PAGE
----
David F. Seiders, Chief Economist for the National Association of HomeBuilders is reporting Economic Growth Continues to Slow, But Recession Is Unlikely
As expected, growth of real gross domestic product (GDP) slowed further in the third quarter, according to the “advance” estimate released by the Commerce Department on Oct. 27. Third-quarter growth slipped to an annual rate of 1.6%, marking the second consecutive quarter of below-trend economic performance.
It’s likely that GDP growth will remain somewhat below trend in the final quarter of this year (we’re projecting 2.7%), and RFI will once again exert a significant drag on economic growth.
However, the worst of the housing contraction now appears to be behind us, and the overall economy should strengthen in 2007 — steering clear of recession and carrying the expansion forward for years to come.
Now just what kind of nonsense is that? Does anyone really think the NAHB “expected” the GDP to slow to 1.6%? Of course it was really more like .9% on account of auto production. But more to the point, where is the evidence that the “housing contraction now appears to be behind us, and the overall economy should strengthen in 2007 “?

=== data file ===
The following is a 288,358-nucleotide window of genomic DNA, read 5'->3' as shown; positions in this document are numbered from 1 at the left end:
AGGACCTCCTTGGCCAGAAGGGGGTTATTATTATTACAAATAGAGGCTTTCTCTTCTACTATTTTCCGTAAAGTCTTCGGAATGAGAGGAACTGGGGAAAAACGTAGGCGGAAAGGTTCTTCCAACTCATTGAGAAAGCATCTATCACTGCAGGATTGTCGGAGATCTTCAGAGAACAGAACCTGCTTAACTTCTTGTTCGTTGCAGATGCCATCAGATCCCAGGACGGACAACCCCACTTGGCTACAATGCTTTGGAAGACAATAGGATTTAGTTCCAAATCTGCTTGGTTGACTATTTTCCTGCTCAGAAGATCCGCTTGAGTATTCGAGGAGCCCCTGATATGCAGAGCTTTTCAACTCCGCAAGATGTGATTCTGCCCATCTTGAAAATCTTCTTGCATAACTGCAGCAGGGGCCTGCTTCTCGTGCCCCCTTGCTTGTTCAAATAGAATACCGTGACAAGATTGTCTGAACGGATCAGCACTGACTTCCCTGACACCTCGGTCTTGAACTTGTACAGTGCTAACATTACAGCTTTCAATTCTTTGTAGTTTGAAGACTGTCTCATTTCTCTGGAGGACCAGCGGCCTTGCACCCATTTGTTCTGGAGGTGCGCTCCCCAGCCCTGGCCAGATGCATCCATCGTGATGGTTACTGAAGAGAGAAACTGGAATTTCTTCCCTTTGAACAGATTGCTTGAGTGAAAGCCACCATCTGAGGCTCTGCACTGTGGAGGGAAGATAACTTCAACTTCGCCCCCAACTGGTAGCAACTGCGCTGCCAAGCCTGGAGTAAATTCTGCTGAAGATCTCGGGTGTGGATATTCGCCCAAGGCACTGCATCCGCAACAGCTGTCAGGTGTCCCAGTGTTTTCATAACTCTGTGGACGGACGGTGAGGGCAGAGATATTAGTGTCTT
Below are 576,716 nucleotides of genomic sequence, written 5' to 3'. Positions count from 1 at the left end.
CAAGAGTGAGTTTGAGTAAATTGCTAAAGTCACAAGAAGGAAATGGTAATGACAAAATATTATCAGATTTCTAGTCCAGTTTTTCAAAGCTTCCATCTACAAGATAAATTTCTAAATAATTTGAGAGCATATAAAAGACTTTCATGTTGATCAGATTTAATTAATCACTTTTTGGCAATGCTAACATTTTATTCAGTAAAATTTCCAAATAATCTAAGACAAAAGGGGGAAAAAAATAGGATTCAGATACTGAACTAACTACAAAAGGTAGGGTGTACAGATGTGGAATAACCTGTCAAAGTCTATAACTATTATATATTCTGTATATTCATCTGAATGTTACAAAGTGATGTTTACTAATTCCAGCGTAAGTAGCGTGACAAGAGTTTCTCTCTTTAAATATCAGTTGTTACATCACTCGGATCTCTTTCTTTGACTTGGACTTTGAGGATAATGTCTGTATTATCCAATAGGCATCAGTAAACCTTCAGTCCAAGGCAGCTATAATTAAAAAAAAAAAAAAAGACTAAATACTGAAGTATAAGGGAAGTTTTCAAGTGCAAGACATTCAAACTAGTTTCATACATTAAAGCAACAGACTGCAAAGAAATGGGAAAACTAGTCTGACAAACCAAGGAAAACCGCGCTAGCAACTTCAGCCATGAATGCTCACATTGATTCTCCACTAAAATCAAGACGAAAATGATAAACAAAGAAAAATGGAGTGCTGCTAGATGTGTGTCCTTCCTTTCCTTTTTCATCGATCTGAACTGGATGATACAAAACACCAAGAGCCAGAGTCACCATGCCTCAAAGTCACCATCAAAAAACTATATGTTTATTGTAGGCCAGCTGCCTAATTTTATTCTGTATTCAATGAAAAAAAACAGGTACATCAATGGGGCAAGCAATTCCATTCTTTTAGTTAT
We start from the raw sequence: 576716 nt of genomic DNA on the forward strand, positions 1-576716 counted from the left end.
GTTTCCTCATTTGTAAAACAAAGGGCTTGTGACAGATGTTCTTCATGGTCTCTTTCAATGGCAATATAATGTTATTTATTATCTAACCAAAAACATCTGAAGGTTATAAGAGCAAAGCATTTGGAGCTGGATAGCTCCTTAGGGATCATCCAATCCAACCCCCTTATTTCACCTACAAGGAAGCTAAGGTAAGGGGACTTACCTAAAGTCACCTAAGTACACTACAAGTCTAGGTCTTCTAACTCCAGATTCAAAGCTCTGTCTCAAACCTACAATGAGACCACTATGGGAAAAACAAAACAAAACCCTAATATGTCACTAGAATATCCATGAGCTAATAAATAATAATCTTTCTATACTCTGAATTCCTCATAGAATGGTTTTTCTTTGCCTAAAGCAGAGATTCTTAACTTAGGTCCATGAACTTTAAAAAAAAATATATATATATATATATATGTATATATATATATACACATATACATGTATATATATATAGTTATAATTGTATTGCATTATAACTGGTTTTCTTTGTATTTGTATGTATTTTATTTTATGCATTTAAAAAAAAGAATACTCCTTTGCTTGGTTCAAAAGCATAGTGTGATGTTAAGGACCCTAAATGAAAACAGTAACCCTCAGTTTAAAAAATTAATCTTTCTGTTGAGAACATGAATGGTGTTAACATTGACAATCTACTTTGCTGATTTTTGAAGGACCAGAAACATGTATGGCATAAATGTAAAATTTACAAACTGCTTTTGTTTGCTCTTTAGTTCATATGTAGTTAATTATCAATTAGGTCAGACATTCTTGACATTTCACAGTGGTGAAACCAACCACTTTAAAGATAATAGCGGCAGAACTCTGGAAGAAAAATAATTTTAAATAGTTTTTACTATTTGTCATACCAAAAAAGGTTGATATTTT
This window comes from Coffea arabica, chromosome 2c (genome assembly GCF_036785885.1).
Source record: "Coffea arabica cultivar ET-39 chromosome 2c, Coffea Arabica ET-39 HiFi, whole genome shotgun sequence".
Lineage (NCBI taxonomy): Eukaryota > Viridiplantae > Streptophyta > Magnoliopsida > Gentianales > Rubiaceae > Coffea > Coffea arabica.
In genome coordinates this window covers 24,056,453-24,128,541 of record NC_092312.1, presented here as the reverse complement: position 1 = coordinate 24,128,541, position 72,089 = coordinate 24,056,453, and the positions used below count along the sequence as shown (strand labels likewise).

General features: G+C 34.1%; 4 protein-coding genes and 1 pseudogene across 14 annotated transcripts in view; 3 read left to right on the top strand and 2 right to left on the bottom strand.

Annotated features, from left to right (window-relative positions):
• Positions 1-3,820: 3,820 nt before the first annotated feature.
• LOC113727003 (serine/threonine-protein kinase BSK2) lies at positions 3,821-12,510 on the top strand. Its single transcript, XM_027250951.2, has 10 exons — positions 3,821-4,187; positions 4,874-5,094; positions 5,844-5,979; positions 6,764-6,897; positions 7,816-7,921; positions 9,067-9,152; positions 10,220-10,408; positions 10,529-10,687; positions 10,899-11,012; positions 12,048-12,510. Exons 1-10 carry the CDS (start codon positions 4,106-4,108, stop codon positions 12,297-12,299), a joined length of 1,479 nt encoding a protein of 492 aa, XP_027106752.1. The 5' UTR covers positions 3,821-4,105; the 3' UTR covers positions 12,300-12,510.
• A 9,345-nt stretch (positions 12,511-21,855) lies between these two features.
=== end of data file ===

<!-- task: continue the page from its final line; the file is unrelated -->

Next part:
Indeed there is every indication that the housing bust is gaining steam. The yield curve sure is not suggesting anything close to a strengthening economy in 2007. Furthermore, we have not yet seen the effect of construction layoffs, rising foreclosures, and the inevitable spillover into consumer spending and commercial construction that tends to follow residential construction with a 6-12 month lag.
The Financial Times is reporting Eurozone inflation at 7-year low.
Eurozone inflation has fallen to its lowest level since November 1999 and economic confidence has reached a five-year high. However, German consumers have again spoilt the upbeat picture with September’s retail sales down on a year earlier.
The overall upbeat data on Tuesday highlighted the strength of economic activity in the final months of the year. However, the fall in the inflation rate, to 1.6 per cent in October from 1.7 per cent in September, added to the presentational problems facing the European Central Bank.